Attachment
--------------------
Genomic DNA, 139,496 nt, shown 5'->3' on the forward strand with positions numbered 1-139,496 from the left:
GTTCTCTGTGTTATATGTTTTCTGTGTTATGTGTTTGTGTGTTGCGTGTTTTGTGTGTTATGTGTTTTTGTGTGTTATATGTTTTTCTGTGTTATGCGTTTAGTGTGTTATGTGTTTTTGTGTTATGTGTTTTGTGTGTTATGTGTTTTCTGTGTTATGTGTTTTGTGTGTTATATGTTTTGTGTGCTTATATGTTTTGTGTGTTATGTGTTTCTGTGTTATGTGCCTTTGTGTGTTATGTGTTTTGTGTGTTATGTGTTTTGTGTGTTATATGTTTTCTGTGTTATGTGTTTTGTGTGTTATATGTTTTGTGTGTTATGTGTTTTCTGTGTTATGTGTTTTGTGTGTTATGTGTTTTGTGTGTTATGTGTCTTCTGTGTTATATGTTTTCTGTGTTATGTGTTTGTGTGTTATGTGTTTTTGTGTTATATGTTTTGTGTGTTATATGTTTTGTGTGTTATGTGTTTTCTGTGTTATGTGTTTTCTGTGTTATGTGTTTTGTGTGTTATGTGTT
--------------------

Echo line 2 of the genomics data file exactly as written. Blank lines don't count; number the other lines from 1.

GTTCTCTGTGTTATATGTTTTCTGTGTTATGTGTTTGTGTGTTGCGTGTTTTGTGTGTTATGTGTTTTTGTGTGTTATATGTTTTTCTGTGTTATGCGTTTAGTGTGTTATGTGTTTTTGTGTTATGTGTTTTGTGTGTTATGTGTTTTCTGTGTTATGTGTTTTGTGTGTTATATGTTTTGTGTGCTTATATGTTTTGTGTGTTATGTGTTTCTGTGTTATGTGCCTTTGTGTGTTATGTGTTTTGTGTGTTATGTGTTTTGTGTGTTATATGTTTTCTGTGTTATGTGTTTTGTGTGTTATATGTTTTGTGTGTTATGTGTTTTCTGTGTTATGTGTTTTGTGTGTTATGTGTTTTGTGTGTTATGTGTCTTCTGTGTTATATGTTTTCTGTGTTATGTGTTTGTGTGTTATGTGTTTTTGTGTTATATGTTTTGTGTGTTATATGTTTTGTGTGTTATGTGTTTTCTGTGTTATGTGTTTTCTGTGTTATGTGTTTTGTGTGTTATGTGTT